By Jarret Liotta
In a tight vote late Monday night, the Board of Education (BOE) stood by its K-6 plan for next year to alleviate the overcrowding caused by the closure of Coleytown Middle School (CMS).
The Board of Education listens to public comment Monday night. (CLICK TO ENLARGE) Jarret Liotta for WestportNow.com
Following a report from members of the CMS Task Force, who told the BOE it was very likely the school could be reopened by fall of 2020 — and potentially even as early as fall of 2019 if everything fell into place incredibly fast — three BOE members sought to change the board’s plan for next year to one centered on a townwide middle school.
“I would strongly encourage us to reconsider this,” said BOE member Vik Muktavaram, who made the motion to change the plan based on cost concerns, as well as worries over the particulars of implementing the plan.
The motion was defeated in a 2-4-1 vote, with Muktavaram and Elaine Whitney voting in favor, Chairman Mark Mathias, Vice Chair Jeannie Smith, Candy Savin and Neil Phillips voting against, and Karen Kleine, who spoke in favor of the change, abstaining.
Kleine then proposed a modified motion that would keep Bedford Middle School as the townwide school next year, but with extra space at Staples High School integrated and portables added, but it too was defeated.
“We can’t keep bringing up new motions,” said Mathias, who wouldn’t allow further public comment owing to the lateness of the hour.
“We’ve had a lot of conversations,” he said. “We really have.”
“We can’t negate the fact that we already made this decision,” said Smith, noting that she and other families were already invested in the K-6 plan.
Board members Vik Muktavaram and Elaine Whitney, voting to overturn the previous decision to go to a K-6 plan next year, look to Karen Kleine, who also spoke in favor of the return, but abstained in the 2-4-1 vote on a proposal to make a single 6-8 middle school next year and keep the elementary schools at K-5. (CLICK TO ENLARGE) Jarret Liotta for WestportNow.com
Superintendent of Schools Colleen Palmer also stood by her belief that this was the best educational decision, even in the short term. While she acknowledged that new cost considerations were important, she said she didn’t see issues relating to parity between elementary schools as significant in this case and called it “the best educational plan.”
“Obviously this is a very complex issue (but) we wouldn’t do this if we didn’t believe in the plan,” she said.
Savin, who briefly floated an idea of letting Long Lots School (LLS) sixth graders alone attend BMS, given it looks to be the most overcrowded school with the K-6 plan, said there was no such thing as perfect parity.
“Before this happened we did not have parity (and) we will not have perfect parity under the K-6 model,” she said.
One thing all BOE members appeared to be in agreement on was the division among Westport residents.
“We are a divided community right now,” said Phillips, noting that civility had broken down, particularly via online forums and social media.
“This has been an ordeal for everyone in the community,” Savin said.
Speaking to the CMS Task Force report, Savin was among those questioning whether the building could in fact even be guaranteed to open in September, 2020.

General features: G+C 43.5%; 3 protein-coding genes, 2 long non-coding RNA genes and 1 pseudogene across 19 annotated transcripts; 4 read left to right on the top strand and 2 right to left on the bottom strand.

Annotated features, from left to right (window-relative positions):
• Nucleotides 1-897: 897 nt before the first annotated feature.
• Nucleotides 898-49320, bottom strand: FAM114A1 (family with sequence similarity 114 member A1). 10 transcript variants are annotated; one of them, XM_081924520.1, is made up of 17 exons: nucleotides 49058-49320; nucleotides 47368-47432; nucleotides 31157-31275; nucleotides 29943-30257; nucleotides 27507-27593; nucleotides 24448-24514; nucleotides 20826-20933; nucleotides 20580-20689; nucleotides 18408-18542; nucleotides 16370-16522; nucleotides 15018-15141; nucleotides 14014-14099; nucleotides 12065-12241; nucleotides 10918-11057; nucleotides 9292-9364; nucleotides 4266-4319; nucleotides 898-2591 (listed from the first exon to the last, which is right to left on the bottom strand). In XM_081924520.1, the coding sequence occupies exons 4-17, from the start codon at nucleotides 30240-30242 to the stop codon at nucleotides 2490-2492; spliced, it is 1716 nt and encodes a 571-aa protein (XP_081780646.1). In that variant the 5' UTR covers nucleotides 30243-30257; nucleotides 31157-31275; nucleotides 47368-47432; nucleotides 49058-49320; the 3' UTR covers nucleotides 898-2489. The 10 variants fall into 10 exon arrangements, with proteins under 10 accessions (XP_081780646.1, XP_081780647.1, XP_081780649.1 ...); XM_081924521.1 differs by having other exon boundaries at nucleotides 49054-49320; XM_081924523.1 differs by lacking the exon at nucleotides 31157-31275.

“I’m not comfortable basing my decision for next year on an assumption that we will be back in CMS by next year,” she said, expressing worry over what might be involved with what task force members described as short-term repairs.
The Board of Ed listens to comments from Joe Nadar at the Town Hall auditorium. (CLICK TO ENLARGE) Jarret Liotta for WestportNow.com
“I really suspect that past kind of temporary fixes are what got us in this mess to begin with,” she said.
The task force, meanwhile, presented details on repair needs for both the building’s envelope and its mechanics.
“Our report lined up fairly consistently with the peer review that was done,” said member Jay Keenan, who also serves on the Representative Town Meeting (RTM) District 2.
That assessment of the original reports done on the building in the fall, was presented to the BOE on Jan. 28. Findings indicated that much less work was needed than originally thought necessary to make the building usable, but time restrictions — including the town approval process — would make a September, 2019, target date extremely unlikely.
“We believe it is possible to reopen the school with all the short-term repairs,” said Vanessa Valadares, noting they would be “much more than a Band-Aid.”
“But it may not be possible next school year,” she said.
“We definitely believe that 2020 is very possible,” she said.
“We truly believe a design must be done (and) there are a lot of things that need to be addressed by a professional,” she said, noting a two-week window would need to be in place at the end of whatever initial work is done in order to test air quality.
“A designer will need at least a good 10 weeks to get that design,” she said, indicating that town approval process could also eat up a two or three months.
“Construction probably wouldn’t start until August,” Valadares said.
The BOE will now face the question of whether the Board of Finance and the RTM will approve its request for funding for 14 portable classrooms distributed among the five elementary schools to make the K-6 plan work.